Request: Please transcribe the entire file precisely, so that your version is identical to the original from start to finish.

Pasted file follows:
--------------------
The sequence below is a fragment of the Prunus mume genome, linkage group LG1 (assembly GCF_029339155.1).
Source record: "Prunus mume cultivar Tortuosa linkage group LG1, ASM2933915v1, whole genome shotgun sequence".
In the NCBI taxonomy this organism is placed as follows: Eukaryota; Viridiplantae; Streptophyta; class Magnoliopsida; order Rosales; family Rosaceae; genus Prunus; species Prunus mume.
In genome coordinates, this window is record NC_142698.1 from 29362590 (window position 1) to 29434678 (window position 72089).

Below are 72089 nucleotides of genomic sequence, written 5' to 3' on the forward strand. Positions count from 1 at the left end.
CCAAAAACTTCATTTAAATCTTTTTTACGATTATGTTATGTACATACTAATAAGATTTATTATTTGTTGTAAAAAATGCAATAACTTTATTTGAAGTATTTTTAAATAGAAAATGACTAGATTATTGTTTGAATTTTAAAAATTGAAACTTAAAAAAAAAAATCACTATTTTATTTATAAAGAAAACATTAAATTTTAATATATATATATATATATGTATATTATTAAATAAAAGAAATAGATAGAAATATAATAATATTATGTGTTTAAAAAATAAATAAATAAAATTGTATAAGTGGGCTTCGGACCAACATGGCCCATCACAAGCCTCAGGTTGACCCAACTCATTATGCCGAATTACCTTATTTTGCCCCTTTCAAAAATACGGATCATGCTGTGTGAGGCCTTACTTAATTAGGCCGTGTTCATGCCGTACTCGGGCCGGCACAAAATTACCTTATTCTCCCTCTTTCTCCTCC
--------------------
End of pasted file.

The sequence below is a fragment of the Prunus mume genome, linkage group LG1 (assembly GCF_029339155.1).
Source record: "Prunus mume cultivar Tortuosa linkage group LG1, ASM2933915v1, whole genome shotgun sequence".
In the NCBI taxonomy this organism is placed as follows: Eukaryota; Viridiplantae; Streptophyta; class Magnoliopsida; order Rosales; family Rosaceae; genus Prunus; species Prunus mume.
In genome coordinates, this window is record NC_142698.1 from 29362590 (window position 1) to 29434678 (window position 72089).

Below are 72089 nucleotides of genomic sequence, written 5' to 3' on the forward strand. Positions count from 1 at the left end.
CCAAAAACTTCATTTAAATCTTTTTTACGATTATGTTATGTACATACTAATAAGATTTATTATTTGTTGTAAAAAATGCAATAACTTTATTTGAAGTATTTTTAAATAGAAAATGACTAGATTATTGTTTGAATTTTAAAAATTGAAACTTAAAAAAAAAAATCACTATTTTATTTATAAAGAAAACATTAAATTTTAATATATATATATATATATGTATATTATTAAATAAAAGAAATAGATAGAAATATAATAATATTATGTGTTTAAAAAATAAATAAATAAAATTGTATAAGTGGGCTTCGGACCAACATGGCCCATCACAAGCCTCAGGTTGACCCAACTCATTATGCCGAATTACCTTATTTTGCCCCTTTCAAAAATACGGATCATGCTGTGTGAGGCCTTACTTAATTAGGCCGTGTTCATGCCGTACTCGGGCCGGCACAAAATTACCTTATTCTCCCTCTTTCTCCTCC